Blog Post

Tapping into Motivators to Facilitate Change

Published: Tuesday, July 14, 2020

What noun motivates you?


Yes…what noun motivates you? Is it a person, place, or thing that motivates you?

There have been longstanding debates about motivation triggers. One belief is that motivation is inspired by others. A contrary belief contends motivation is self-induced. Regardless of its derivative, motivation is a catalyst to driving behavior change. As leaders, it will be important to understand what motivates your team to action, especially during significant transformation.

 The  variables to research, plan and implement when you need the team to change direction or upskill their capabilities are plentiful. Make sure part of the approach focuses on the people itself. The people side of change is typically the first thing that gets lost in the plans,  although it's what's most important. Tapping into what motivates your team can help you cater change approaches that lead to successful transformation.

 We are exposed to intrinsic and extrinsic variables that motivate us to act in various ways. Intrinsic motivators come from within. They are internal, intangible drivers rooted in an individual's values and belief system. It is self-reflective and self-assessed in nature. Intrinsic motivation is often defined as the desire to perform behaviors for its own sake as a result of the personal pleasure and satisfaction received[1]. Examples of intrinsic motivators within an employee role would include anything that stimulates internal satisfaction, joy and interests. When employees have a genuine interest in a role, task or responsibility, the intrinsic motivators are driving the action.

Extrinsic motivators are external, tangible elements that are typically contingent upon performance. The desire to perform behaviors is based on positive or negative consequences ensued[1]. Employees are motivated to act or behave in a way that grants them additional rewards (bonuses, awards, promotions, etc.) or prevents unwanted punishment for lack of compliance.

 In essence, intrinsic motivators are self-driven and can be viewed as a proactive approach to behavior change. Due to one's own internal behavioral make-up, opportunities to self-initiate behavior change is present. External motivators are reactive in nature as there needs to be an incentive in place to cause the behavior change. Each can play a part in altering behaviors.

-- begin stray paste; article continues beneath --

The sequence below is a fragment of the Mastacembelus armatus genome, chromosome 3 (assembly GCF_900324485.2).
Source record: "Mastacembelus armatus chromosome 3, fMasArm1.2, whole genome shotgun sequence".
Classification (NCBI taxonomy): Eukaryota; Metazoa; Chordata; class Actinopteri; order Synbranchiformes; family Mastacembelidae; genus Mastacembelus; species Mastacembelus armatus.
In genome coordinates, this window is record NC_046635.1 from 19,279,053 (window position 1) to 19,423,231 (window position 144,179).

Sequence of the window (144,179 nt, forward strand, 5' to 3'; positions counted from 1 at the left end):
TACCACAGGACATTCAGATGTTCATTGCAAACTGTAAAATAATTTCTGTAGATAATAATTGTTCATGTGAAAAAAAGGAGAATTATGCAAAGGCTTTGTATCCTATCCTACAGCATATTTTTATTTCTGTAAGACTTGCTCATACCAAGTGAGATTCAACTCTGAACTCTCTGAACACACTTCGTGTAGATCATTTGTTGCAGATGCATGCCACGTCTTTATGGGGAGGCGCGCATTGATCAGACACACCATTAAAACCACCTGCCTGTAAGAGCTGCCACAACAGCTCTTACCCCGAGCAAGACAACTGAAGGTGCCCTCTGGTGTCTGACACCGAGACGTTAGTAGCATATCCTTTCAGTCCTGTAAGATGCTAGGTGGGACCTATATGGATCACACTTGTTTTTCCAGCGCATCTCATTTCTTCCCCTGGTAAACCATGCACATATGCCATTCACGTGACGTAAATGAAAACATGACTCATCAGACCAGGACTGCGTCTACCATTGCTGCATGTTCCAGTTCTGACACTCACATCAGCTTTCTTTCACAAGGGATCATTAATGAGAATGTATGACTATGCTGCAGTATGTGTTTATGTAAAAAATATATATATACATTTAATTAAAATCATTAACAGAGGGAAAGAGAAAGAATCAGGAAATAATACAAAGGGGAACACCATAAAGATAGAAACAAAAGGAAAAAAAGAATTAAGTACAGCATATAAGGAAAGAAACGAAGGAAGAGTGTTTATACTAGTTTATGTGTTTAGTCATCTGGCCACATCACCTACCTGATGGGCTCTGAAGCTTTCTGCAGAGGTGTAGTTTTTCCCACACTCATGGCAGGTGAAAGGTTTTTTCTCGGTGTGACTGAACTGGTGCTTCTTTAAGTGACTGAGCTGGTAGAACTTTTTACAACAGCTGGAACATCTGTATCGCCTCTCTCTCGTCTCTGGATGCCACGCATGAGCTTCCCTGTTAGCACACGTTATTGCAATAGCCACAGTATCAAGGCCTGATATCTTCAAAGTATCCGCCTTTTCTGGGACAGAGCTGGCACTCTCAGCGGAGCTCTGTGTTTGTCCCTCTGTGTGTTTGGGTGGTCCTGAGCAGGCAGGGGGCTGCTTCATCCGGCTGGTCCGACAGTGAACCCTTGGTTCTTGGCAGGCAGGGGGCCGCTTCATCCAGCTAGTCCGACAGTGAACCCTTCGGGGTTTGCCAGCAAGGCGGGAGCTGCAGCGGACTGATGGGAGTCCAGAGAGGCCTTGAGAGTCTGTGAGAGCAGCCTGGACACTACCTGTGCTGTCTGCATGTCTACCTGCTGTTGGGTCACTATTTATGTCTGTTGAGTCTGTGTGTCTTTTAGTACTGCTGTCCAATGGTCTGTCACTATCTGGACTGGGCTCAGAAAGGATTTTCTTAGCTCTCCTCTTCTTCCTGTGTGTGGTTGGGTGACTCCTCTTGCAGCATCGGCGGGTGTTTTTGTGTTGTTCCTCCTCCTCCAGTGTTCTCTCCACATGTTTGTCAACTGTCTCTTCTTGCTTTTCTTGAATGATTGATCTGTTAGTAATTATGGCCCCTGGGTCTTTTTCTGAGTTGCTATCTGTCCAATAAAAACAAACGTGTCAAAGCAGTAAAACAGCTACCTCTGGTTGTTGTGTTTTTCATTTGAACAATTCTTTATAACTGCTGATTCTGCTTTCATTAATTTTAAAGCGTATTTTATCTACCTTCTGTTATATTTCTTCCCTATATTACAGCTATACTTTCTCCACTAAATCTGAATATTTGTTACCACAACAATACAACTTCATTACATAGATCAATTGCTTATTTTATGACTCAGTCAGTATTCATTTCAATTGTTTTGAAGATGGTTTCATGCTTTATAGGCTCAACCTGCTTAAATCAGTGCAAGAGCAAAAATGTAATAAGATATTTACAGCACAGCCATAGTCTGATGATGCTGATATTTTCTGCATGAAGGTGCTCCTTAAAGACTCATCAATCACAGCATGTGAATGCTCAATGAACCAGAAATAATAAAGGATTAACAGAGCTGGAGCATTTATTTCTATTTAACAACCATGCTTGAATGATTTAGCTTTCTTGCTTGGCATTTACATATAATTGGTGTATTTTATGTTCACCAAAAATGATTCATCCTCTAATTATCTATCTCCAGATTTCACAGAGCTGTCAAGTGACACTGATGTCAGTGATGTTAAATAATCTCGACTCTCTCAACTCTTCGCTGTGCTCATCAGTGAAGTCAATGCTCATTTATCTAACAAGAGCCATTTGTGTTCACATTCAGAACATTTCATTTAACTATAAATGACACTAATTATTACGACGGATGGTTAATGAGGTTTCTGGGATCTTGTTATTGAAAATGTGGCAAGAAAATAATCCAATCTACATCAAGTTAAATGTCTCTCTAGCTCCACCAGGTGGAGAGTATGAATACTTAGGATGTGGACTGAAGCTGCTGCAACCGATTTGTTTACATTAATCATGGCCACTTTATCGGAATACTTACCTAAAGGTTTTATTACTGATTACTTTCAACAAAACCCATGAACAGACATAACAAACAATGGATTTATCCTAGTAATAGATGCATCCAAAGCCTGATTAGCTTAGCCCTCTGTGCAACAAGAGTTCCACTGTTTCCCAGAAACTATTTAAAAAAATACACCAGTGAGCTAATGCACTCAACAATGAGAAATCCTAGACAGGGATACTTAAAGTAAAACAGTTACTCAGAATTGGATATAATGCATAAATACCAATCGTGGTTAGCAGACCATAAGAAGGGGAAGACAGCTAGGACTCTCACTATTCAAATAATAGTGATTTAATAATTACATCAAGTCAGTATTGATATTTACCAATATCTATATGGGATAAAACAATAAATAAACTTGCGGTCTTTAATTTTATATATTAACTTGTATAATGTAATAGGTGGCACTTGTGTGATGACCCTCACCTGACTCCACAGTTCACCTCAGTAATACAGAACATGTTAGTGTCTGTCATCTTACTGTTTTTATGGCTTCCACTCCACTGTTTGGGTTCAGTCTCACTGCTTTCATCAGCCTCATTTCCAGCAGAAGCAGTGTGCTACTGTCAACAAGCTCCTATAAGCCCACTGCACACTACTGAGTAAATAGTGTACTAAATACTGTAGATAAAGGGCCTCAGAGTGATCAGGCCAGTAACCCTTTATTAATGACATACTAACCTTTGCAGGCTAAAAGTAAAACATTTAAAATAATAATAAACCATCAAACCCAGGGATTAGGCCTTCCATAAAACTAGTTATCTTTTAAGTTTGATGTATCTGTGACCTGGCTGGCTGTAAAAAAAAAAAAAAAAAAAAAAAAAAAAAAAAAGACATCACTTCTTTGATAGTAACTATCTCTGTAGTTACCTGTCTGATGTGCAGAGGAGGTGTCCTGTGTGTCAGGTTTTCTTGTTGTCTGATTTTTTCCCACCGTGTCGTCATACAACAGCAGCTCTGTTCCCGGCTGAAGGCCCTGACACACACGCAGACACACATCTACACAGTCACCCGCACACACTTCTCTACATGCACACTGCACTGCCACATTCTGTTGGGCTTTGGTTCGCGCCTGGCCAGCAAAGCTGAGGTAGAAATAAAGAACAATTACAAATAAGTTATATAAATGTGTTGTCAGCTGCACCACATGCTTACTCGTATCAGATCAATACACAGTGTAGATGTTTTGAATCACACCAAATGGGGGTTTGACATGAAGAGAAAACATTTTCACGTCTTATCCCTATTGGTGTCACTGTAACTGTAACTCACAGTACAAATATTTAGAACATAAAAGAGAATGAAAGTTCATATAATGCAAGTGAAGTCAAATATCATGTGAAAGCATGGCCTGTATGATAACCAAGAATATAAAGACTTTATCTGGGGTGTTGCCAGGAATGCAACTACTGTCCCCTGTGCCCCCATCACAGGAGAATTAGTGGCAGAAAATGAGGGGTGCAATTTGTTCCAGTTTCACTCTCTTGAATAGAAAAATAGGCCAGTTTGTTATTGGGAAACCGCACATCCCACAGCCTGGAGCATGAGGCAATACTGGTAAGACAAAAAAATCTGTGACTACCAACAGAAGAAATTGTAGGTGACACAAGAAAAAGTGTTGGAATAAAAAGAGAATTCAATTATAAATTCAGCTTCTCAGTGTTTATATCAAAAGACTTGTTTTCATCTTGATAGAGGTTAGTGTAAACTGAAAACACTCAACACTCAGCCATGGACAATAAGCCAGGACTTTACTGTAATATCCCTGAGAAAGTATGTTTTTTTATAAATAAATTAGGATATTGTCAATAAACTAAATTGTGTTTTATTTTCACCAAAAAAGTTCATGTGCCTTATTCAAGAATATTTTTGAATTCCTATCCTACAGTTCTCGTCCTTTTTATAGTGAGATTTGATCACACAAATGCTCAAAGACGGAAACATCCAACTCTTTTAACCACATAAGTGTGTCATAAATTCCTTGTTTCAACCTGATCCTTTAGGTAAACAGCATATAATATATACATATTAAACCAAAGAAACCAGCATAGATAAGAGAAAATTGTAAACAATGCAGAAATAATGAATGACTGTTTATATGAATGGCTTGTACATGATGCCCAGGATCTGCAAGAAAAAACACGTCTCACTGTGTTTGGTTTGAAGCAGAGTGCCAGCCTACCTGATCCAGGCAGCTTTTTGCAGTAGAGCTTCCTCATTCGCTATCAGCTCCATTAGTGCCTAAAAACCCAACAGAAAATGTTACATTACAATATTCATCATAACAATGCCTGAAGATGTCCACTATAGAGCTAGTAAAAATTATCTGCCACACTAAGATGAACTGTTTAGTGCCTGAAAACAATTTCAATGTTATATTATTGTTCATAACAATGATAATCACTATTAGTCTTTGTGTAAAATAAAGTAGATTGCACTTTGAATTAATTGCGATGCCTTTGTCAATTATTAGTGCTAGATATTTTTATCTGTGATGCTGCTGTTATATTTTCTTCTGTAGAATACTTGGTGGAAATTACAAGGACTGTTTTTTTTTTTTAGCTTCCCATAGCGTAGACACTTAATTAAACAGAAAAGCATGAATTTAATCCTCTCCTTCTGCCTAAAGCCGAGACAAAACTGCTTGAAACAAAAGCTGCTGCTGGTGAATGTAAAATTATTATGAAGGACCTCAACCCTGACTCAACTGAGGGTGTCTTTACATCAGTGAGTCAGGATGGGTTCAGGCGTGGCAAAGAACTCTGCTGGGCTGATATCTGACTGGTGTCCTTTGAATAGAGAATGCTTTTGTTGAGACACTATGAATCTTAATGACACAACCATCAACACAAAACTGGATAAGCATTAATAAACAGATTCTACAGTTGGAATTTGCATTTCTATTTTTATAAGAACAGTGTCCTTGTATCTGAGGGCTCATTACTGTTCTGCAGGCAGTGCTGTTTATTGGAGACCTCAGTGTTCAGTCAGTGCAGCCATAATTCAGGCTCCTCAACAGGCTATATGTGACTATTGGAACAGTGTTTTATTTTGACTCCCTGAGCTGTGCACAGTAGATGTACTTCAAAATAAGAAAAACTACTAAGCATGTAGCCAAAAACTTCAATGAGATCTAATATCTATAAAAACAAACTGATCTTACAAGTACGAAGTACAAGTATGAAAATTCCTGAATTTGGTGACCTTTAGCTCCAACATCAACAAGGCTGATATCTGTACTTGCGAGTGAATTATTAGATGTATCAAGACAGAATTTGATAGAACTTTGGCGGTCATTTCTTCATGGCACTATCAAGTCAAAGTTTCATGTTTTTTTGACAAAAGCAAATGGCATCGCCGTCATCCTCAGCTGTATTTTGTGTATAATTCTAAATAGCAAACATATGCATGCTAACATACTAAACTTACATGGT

As a leader, your job is to determine what variables motivate your team. Intrinsic or extrinsic? Or both?  Here are a few tips to help figure it out:

 Self Check -- what are your own motivators? Discovering your motivation treggers will help draw connections to your employees while allowing you to objectively preprare for interactions with those who may have contrasting triggers. 

Observation -- note how employees respond to announcements about change. What's the reaction? If your employee readily offers up additional ideas to enhance the change, it is likely due to heightened interest in the new state.  If your employee inquires about incentives as a result of the change or consequences if change is not adopted, this may be a sign of an employee moved by extrinsic motivators. Understanding the makeup of your team's motivators helps you plan the right approach to facilitate change. Get intrinsic motivators involved in the brainstorming, planning, and testing the change variables. Offer recognition for early adopters of the change to appeal to the extrinsic motivator perspective. 

Network Support -- lean on your network of peers, mentors, and coaches to support in this effort. This is a perfect opportunity to learn best practices, pitfalls, and successes to better inform your approach to leading the team through change. Never re-invent the wheel or design in a bubble. Leveraging your network affords a grand level of efficiency and expertise…use it!



[1] Kuvaas, B., Buch, R., Weibel, A., Dysvik, A., & Nerstad, C. G. (2017). Do intrinsic and extrinsic motivation relate differently to employee outcomes?. Journal of Economic Psychology61, 244-258.




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